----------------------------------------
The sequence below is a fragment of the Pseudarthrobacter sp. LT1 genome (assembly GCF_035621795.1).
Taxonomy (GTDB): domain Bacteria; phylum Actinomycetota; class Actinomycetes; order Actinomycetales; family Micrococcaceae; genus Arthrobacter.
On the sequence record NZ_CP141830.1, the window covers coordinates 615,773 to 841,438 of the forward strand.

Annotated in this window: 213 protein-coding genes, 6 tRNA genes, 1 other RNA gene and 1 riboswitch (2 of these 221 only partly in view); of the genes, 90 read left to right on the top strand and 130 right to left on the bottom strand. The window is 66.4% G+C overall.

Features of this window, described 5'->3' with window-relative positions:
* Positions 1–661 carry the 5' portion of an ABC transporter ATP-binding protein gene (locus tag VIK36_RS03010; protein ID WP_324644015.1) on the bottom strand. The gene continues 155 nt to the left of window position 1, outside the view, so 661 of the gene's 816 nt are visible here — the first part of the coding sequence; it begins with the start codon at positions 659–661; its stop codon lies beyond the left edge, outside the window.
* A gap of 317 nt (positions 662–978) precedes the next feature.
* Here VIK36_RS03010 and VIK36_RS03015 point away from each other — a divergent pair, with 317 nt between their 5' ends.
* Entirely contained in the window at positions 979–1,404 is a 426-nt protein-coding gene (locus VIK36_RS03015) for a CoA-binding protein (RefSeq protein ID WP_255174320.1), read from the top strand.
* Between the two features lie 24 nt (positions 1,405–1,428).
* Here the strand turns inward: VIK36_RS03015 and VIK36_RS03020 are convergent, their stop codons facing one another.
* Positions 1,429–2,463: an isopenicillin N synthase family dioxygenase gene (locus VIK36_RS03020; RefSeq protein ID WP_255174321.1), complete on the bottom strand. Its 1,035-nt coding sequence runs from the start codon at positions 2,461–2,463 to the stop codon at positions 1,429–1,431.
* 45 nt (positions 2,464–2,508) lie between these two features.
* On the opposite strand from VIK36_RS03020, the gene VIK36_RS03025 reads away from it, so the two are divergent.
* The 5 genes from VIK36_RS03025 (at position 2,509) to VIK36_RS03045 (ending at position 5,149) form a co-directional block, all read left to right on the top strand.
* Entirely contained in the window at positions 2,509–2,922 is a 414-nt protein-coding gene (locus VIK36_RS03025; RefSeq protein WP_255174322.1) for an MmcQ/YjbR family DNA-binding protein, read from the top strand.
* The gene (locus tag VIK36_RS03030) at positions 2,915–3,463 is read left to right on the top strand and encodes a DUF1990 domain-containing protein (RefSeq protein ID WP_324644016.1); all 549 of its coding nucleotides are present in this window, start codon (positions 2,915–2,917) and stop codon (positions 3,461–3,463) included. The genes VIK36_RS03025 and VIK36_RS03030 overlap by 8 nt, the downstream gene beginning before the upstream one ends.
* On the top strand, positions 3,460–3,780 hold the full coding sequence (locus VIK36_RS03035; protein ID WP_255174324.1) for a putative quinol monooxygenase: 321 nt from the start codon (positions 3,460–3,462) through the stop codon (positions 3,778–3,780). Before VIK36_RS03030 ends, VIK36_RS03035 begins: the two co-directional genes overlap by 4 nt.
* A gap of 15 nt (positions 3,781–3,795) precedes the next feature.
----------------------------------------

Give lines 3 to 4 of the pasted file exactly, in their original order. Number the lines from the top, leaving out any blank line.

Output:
On the sequence record NZ_CP141830.1, the window covers coordinates 615,773 to 841,438 of the forward strand.

Annotated in this window: 213 protein-coding genes, 6 tRNA genes, 1 other RNA gene and 1 riboswitch (2 of these 221 only partly in view); of the genes, 90 read left to right on the top strand and 130 right to left on the bottom strand. The window is 66.4% G+C overall.